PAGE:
I’m happy to share a real open source project that I’ve been working on: KUnit. The source code is available on GitHub: https://github.com/onerobotics/KUnit.
Coming from a Ruby background where automated unit testing is common-practice, it’s frustrating to come work on a robot where tools for automated testing don’t exist. No matter how careful I am when making changes to my code, I always feel a little bit exposed without a comprehensive set of unit tests making sure I didn’t break something. I haven’t come up with a solution for automating TP program testing, but here’s a tool you can use to make sure your KAREL programs are doing what they are supposed to do.
Here’s an example that tests a simple routine that adds two
PROGRAM test_add_int -- %NOLOCKGROUP is required to run KAREL from browser %NOLOCKGROUP -- %INCLUDE the KUnit routines %INCLUDE kunit.h -- the ROUTINE under test ROUTINE add_int(l : INTEGER; r : INTEGER) : INTEGER BEGIN RETURN(l + r) END add_int -- 1 + 1 = 2 ROUTINE test_11 : BOOLEAN BEGIN RETURN(kunit_eq_int(2, add_int(1,1))) END test_11 -- 2 + 2 = 4 ROUTINE test_22 : BOOLEAN BEGIN RETURN(kunit_eq_int(4, add_int(2,2))) END test_22 -- 0 + 0 = 0 ROUTINE test_00 : BOOLEAN BEGIN RETURN(kunit_eq_int(0, add_int(0,0))) END test_00 BEGIN -- initialize KUnit kunit_init -- do some tests kunit_test('1+1=2', test_11) kunit_test('2+2=4', test_22) kunit_test('0+0=0', test_00) -- output the test suite results kunit_output END test_add_int
Once you translate the program and load it onto your robot, you can run
the program and see the test output in your browser
KUnit ... Finished in 0.002 seconds 1500.0 tests/sec, 1500.0 assertions/sec 3 tests, 3 assertions, 0 failures
Let’s break the routine:
ROUTINE add_int(l : INTEGER; r : INTEGER) : INTEGER BEGIN -- this is wrong RETURN(l - r) END add_int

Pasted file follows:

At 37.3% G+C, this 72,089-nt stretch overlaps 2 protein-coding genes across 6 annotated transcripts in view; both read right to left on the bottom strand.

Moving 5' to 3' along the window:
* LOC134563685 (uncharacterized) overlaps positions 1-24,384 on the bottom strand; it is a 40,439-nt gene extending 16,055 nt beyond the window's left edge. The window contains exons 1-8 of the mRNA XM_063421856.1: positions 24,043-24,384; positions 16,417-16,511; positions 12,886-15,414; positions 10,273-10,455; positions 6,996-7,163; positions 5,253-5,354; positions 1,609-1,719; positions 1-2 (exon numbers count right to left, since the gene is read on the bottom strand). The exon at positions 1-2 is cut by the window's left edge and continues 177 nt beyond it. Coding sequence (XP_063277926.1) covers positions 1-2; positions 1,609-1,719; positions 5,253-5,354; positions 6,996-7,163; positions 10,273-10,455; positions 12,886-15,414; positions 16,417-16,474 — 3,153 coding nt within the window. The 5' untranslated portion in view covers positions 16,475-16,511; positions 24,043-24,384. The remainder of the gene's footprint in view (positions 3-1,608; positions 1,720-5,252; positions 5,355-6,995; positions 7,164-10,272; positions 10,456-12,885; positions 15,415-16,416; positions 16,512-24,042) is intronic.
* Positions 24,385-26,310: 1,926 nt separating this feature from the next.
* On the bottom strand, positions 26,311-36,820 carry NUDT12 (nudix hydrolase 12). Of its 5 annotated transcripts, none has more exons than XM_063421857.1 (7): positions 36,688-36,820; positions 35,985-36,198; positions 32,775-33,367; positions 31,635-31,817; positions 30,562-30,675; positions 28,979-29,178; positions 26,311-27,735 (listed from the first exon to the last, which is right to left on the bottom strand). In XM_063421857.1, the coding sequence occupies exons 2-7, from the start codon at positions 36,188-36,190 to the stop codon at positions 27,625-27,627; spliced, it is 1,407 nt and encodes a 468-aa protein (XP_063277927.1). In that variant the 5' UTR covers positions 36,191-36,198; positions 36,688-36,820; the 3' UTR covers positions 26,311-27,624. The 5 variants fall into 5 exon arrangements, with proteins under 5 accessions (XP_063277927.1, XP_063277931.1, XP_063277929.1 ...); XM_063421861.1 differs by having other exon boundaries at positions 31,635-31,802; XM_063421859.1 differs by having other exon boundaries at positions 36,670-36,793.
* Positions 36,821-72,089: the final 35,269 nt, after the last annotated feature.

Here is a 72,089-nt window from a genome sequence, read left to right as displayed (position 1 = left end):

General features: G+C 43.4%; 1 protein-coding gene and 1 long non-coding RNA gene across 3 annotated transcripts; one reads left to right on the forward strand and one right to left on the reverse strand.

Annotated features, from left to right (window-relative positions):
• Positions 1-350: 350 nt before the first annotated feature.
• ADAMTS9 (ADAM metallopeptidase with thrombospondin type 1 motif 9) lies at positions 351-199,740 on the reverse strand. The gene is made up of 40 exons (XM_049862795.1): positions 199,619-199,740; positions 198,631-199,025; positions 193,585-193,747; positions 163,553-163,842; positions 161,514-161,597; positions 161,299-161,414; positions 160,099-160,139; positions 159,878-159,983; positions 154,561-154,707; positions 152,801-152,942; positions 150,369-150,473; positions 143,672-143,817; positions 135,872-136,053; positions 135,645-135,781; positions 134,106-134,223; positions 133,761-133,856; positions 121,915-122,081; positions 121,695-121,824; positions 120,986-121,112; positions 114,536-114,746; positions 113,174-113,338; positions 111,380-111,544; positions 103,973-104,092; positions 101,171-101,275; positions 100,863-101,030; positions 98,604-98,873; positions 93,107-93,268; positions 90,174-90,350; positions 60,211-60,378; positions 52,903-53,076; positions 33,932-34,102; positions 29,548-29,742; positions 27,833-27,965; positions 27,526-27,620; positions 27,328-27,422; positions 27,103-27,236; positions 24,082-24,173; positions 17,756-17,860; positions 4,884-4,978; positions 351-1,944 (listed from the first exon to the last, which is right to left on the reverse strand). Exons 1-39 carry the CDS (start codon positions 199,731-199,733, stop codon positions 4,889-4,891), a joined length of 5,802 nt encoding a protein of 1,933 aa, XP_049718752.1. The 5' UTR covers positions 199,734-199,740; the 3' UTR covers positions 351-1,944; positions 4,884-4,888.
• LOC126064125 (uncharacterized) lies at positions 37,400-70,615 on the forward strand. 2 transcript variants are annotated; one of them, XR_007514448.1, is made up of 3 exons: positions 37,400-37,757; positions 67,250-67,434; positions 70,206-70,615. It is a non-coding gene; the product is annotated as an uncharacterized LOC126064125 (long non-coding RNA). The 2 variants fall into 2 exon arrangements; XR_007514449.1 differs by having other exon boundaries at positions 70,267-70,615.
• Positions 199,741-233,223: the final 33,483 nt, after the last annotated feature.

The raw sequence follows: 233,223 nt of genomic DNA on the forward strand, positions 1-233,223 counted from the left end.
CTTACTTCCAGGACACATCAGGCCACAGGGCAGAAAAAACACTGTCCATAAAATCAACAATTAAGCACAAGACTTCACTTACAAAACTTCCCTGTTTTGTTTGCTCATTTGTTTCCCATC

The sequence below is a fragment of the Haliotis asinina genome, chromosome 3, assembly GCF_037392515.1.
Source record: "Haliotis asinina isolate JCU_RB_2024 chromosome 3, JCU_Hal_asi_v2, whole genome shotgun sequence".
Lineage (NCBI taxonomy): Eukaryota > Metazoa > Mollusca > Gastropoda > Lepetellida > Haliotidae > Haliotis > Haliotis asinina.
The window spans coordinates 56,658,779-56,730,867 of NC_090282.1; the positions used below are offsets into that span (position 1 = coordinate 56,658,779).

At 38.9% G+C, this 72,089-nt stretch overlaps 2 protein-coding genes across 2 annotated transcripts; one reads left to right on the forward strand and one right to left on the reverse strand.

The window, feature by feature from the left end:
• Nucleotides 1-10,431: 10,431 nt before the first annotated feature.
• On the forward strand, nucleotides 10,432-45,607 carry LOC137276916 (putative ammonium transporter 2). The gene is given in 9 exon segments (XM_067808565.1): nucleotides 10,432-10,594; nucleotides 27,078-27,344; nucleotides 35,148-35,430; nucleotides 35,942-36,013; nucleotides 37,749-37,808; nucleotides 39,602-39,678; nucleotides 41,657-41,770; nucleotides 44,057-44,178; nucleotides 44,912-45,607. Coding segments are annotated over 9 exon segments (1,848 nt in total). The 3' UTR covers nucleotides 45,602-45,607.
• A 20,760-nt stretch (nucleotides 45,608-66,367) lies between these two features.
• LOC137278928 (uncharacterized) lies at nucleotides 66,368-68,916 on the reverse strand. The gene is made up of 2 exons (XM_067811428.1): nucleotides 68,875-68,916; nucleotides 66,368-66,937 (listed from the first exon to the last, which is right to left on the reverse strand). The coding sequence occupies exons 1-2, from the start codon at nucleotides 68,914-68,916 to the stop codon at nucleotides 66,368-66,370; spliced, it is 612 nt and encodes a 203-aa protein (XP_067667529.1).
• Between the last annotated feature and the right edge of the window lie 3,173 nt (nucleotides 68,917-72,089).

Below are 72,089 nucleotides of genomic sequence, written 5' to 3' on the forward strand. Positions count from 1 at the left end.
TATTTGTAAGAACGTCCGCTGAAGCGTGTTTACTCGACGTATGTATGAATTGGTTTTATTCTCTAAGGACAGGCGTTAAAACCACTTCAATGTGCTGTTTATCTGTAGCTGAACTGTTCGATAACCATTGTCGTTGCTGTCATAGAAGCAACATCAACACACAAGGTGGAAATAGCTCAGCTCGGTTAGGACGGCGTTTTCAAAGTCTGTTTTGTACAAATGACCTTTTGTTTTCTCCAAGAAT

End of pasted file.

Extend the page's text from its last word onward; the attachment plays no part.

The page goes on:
When we run the tests again we see:
KUnit FF. Finished in 0.002 seconds 1500.0 tests/sec, 1500.0 assertions/sec 3 tests, 3 assertions, 2 failures 1) Failure: 1+1=2 Expected 2 but got 0 2) Failure: 2+2=4 Expected 4 but got 0
KUnit provides some useful feedback about which of our tests failed and why, helping us track down which part of our code is broken and how to fix it.
KUnit works through the
kunit_test() routine and its assertions.
kunit_test() takes two arguments: the first is just a
describes what you are testing, and the second is a
BOOLEAN result. If
BOOLEAN result is
true, the test passes. If the result is
false, the test fails. If you are using the KUnit assertions, you’ll
get some useful information about why the assertion failed.
Check the README for a list of KUnit’s current assertions. KUnit actually uses KUnit to test itself. I can tell you’re thinking “Dude, that’s so meta!” Those tests are a little awkward, but check out the strlib tests for a more useful example.
My basic workflow for testing a program is:
mylib.h.kl. This is similar to a C header file that simply provides an interface to
mylib’s public routines.
test_mylib.kland set it up to for both KUnit and
- Write a test for what you want the code to do
- Run your test suite and see the test fail
- Write the smallest amount of code to make the test pass
- Refactor as necessary
- Go to step 4
If you thoroughly test your KAREL programs, you can be confident that 1) they do what they’re supposed to do, and 2) they continue to do what they’re supposed to do when you make changes to the code.